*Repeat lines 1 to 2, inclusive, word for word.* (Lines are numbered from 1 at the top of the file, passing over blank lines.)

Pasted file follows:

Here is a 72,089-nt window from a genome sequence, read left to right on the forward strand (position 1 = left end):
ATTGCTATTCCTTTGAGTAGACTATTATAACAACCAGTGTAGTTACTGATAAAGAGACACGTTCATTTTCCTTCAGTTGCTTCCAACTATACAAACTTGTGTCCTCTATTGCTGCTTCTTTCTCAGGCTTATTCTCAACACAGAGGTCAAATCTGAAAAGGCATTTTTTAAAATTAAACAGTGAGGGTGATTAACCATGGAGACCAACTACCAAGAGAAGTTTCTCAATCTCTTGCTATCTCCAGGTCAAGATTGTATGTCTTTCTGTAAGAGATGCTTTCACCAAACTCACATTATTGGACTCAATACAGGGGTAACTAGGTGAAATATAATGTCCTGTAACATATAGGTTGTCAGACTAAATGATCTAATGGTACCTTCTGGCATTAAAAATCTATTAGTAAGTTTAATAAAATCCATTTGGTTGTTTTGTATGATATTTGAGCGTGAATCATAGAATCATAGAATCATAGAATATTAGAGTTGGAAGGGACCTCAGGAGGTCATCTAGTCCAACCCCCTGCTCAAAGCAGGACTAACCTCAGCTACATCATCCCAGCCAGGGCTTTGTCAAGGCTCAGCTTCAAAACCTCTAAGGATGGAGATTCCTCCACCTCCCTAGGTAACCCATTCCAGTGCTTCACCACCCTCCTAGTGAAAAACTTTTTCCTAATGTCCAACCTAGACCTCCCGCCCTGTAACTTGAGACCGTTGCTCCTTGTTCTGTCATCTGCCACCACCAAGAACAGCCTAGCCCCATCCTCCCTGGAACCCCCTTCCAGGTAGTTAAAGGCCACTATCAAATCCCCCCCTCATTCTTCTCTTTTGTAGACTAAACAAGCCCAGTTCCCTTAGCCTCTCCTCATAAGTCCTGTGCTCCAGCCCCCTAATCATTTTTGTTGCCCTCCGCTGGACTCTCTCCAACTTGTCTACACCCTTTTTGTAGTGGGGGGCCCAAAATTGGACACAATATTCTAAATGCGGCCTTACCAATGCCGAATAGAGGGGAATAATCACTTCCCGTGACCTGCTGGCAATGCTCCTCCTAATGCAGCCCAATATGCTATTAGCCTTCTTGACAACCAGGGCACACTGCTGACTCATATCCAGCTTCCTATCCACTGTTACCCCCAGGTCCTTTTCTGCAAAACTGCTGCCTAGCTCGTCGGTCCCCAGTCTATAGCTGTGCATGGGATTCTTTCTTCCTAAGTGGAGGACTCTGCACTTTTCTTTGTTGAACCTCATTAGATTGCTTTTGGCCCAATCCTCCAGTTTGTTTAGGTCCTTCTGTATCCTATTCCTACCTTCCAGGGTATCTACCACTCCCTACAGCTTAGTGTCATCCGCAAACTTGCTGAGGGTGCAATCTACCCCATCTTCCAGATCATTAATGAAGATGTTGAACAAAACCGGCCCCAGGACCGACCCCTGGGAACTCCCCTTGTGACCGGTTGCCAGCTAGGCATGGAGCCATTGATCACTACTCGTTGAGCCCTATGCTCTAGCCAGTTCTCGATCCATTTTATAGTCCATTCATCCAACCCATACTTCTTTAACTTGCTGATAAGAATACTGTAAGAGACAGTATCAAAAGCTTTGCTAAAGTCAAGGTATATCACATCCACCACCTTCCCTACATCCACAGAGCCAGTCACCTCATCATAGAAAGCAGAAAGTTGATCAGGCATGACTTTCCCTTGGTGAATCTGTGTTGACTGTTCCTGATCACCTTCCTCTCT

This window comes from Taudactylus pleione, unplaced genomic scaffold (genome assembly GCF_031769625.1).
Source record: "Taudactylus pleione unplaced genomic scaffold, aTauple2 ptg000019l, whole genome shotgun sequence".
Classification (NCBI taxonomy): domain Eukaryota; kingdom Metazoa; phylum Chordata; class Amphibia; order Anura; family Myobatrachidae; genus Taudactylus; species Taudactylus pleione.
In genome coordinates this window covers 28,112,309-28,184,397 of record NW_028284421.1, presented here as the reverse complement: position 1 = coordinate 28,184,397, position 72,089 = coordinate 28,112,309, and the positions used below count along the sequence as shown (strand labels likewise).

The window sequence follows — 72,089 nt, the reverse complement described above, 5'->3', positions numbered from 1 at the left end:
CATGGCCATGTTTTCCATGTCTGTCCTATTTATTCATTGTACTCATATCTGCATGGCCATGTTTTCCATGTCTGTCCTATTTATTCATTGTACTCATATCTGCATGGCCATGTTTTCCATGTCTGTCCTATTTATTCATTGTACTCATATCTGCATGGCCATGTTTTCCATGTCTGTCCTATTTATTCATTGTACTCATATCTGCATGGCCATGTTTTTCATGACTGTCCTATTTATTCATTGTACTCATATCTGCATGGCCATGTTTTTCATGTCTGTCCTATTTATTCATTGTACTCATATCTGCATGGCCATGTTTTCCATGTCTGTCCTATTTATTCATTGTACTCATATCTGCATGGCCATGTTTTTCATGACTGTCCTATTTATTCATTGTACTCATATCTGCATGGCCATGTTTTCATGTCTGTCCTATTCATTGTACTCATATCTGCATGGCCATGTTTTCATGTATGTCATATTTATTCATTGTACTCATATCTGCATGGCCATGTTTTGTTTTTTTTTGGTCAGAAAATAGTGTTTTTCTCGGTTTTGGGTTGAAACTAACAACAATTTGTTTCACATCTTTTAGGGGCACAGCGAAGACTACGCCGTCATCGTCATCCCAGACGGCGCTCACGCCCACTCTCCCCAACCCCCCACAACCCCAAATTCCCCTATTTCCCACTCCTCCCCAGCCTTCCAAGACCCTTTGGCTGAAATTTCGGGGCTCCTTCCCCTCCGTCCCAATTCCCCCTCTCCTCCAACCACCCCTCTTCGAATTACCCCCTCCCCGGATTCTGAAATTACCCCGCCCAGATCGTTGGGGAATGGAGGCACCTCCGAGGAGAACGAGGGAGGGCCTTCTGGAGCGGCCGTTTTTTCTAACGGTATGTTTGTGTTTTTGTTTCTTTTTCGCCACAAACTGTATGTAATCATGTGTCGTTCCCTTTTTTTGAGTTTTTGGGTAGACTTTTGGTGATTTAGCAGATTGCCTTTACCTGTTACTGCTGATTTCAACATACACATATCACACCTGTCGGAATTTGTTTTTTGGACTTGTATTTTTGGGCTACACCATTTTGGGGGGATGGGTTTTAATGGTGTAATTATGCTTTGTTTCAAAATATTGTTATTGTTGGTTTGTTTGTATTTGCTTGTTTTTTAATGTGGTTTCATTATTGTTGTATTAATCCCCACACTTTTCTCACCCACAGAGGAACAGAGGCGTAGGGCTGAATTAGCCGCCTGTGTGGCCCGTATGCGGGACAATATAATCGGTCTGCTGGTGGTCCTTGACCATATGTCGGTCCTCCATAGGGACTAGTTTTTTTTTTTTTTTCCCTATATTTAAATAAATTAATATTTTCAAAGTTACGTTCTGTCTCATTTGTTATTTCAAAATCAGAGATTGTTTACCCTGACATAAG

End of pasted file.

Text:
Here is a 72,089-nt window from a genome sequence, read left to right on the forward strand (position 1 = left end):
ATTGCTATTCCTTTGAGTAGACTATTATAACAACCAGTGTAGTTACTGATAAAGAGACACGTTCATTTTCCTTCAGTTGCTTCCAACTATACAAACTTGTGTCCTCTATTGCTGCTTCTTTCTCAGGCTTATTCTCAACACAGAGGTCAAATCTGAAAAGGCATTTTTTAAAATTAAACAGTGAGGGTGATTAACCATGGAGACCAACTACCAAGAGAAGTTTCTCAATCTCTTGCTATCTCCAGGTCAAGATTGTATGTCTTTCTGTAAGAGATGCTTTCACCAAACTCACATTATTGGACTCAATACAGGGGTAACTAGGTGAAATATAATGTCCTGTAACATATAGGTTGTCAGACTAAATGATCTAATGGTACCTTCTGGCATTAAAAATCTATTAGTAAGTTTAATAAAATCCATTTGGTTGTTTTGTATGATATTTGAGCGTGAATCATAGAATCATAGAATCATAGAATATTAGAGTTGGAAGGGACCTCAGGAGGTCATCTAGTCCAACCCCCTGCTCAAAGCAGGACTAACCTCAGCTACATCATCCCAGCCAGGGCTTTGTCAAGGCTCAGCTTCAAAACCTCTAAGGATGGAGATTCCTCCACCTCCCTAGGTAACCCATTCCAGTGCTTCACCACCCTCCTAGTGAAAAACTTTTTCCTAATGTCCAACCTAGACCTCCCGCCCTGTAACTTGAGACCGTTGCTCCTTGTTCTGTCATCTGCCACCACCAAGAACAGCCTAGCCCCATCCTCCCTGGAACCCCCTTCCAGGTAGTTAAAGGCCACTATCAAATCCCCCCCTCATTCTTCTCTTTTGTAGACTAAACAAGCCCAGTTCCCTTAGCCTCTCCTCATAAGTCCTGTGCTCCAGCCCCCTAATCATTTTTGTTGCCCTCCGCTGGACTCTCTCCAACTTGTCTACACCCTTTTTGTAGTGGGGGGCCCAAAATTGGACACAATATTCTAAATGCGGCCTTACCAATGCCGAATAGAGGGGAATAATCACTTCCCGTGACCTGCTGGCAATGCTCCTCCTAATGCAGCCCAATATGCTATTAGCCTTCTTGACAACCAGGGCACACTGCTGACTCATATCCAGCTTCCTATCCACTGTTACCCCCAGGTCCTTTTCTGCAAAACTGCTGCCTAGCTCGTCGGTCCCCAGTCTATAGCTGTGCATGGGATTCTTTCTTCCTAAGTGGAGGACTCTGCACTTTTCTTTGTTGAACCTCATTAGATTGCTTTTGGCCCAATCCTCCAGTTTGTTTAGGTCCTTCTGTATCCTATTCCTACCTTCCAGGGTATCTACCACTCCCTACAGCTTAGTGTCATCCGCAAACTTGCTGAGGGTGCAATCTACCCCATCTTCCAGATCATTAATGAAGATGTTGAACAAAACCGGCCCCAGGACCGACCCCTGGGAACTCCCCTTGTGACCGGTTGCCAGCTAGGCATGGAGCCATTGATCACTACTCGTTGAGCCCTATGCTCTAGCCAGTTCTCGATCCATTTTATAGTCCATTCATCCAACCCATACTTCTTTAACTTGCTGATAAGAATACTGTAAGAGACAGTATCAAAAGCTTTGCTAAAGTCAAGGTATATCACATCCACCACCTTCCCTACATCCACAGAGCCAGTCACCTCATCATAGAAAGCAGAAAGTTGATCAGGCATGACTTTCCCTTGGTGAATCTGTGTTGACTGTTCCTGATCACCTTCCTCTCT